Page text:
‘Lack of funding from China and SA halted BaicSA work’

BaicSA’s state of the art factory in Port Elizabeth. Picture: File
BaicSA’s state of the art factory in Port Elizabeth. Picture: File

The work stoppage at the R11-billion Beijing Automobile International Corporation South Africa plant at Coega was due to insufficient funding by the Chinese and South African governments to pay contractors at the site.

“BaicSA gets the money to pay contractors from the two governments [China and South Africa]. It then gives money to the Beijing Industrial Design and Research Institute – the project implementors – so that they pay the contractors. This time insufficient funds were given to the research institute to pay contractors – that’s what caused this problem,” a source close to the project said this week.

The source was referring to major contractors stopping work at the BaicSA site near Port Elizabeth on August 31. They included Scribante, Ivor Smith Electrical and WBHO, which together were owed millions of rands.

The contractors returned to work this week.

Asked if the non-payment of contractors was because of budgetary constraints, the source said: “I can’t answer that. It’s a sensitive question”.

Baic SA is 65% owned by Chinese state-owned vehicle manufacturer Baic Group and 35% held by the South African state financier the Industrial Development Corporation.

However, BaicSA said the halt to work was due to payment procedures rather than fund shortages.

During a media briefing this week, BaicSA and the Industrial Development Corporation spokesperson Mandla Mpangase denied that funding was an issue.

“We got the funds to see this project completed. Otherwise we would not have embarked on it,” he said at the briefing, which was called by BaicSA and the Business Support Committee, a body for Nelson Mandela Bay small enterprises involved in the project.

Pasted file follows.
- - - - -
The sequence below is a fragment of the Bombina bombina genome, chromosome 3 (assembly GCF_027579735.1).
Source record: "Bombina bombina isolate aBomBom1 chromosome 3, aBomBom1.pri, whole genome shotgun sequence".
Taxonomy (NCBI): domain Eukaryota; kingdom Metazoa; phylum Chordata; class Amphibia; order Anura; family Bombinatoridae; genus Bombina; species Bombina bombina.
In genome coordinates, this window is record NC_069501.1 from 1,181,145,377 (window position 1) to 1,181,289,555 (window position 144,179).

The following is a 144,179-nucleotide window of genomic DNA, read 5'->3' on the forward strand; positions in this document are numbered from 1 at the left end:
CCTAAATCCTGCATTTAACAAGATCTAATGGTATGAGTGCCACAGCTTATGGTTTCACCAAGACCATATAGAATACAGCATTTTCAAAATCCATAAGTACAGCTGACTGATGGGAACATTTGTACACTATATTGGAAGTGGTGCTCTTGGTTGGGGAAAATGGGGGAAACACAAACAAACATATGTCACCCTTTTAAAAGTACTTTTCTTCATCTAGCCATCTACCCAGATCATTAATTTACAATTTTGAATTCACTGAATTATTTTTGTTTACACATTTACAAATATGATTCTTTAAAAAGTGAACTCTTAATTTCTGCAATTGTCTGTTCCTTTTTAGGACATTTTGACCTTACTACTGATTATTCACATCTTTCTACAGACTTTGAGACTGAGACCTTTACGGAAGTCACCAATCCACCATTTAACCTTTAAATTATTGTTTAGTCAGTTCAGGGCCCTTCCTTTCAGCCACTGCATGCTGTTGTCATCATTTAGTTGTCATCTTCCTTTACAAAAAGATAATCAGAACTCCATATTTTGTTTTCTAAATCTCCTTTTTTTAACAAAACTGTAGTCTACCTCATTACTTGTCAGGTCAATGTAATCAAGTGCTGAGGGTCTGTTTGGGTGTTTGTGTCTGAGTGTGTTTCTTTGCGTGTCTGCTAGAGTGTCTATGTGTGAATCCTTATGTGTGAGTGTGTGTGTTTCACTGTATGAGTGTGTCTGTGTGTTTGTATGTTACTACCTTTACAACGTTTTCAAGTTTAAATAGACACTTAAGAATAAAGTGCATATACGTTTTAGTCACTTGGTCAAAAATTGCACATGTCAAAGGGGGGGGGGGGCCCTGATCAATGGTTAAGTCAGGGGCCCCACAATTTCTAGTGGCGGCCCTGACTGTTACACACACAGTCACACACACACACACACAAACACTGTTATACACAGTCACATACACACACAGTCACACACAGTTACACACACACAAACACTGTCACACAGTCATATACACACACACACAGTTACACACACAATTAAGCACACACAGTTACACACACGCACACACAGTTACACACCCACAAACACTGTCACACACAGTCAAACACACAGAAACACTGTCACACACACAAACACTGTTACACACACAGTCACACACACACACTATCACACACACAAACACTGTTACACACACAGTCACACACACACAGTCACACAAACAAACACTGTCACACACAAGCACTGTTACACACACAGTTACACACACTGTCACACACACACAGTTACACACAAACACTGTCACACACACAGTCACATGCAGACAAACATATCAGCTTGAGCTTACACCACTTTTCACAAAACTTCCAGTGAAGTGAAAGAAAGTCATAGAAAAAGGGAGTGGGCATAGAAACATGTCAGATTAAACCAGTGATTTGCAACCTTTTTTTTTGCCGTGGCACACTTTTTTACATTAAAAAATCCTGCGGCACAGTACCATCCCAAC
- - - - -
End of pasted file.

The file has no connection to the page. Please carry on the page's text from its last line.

Asked about the non-payment of contractors, Mpangase said: “It is not uncommon for such a huge project with so many contractors on site to experience late or delayed payment.

“After contractors submit their invoices for payment, these have to be verified and the work done inspected – that it is according to the contractual agreement. This cannot be done by the same contractor who has done the job, but by an independent engineer. This is what caused the payment delays,” said Mpangase.

However, a source indicated concern that the true picture of what was going on with the project was not being truthfully communicated to the public.

This came after conflicting versions of why the major contractors abandoned the site.

On another topic, the source said that there was a language problem at the BaicSA site.

“Despite the Chinese having been here for some time now, they cannot speak English and this hampers communication,” the source said.

The Business Support Committee, although happy that now contractors had been paid and were back at work, expressed grave concern about the non-payment of the principal contractors.

Some said their vehicles, which they used for business, had been repossessed by the banks because they could not pay loan instalments.

Baba Mingi, spokesperson for the Business Support Committee, said: “We are very concerned and hope that we won’t have a repeat of this.”

The committee said about 300 workers had been affected by the stoppage.

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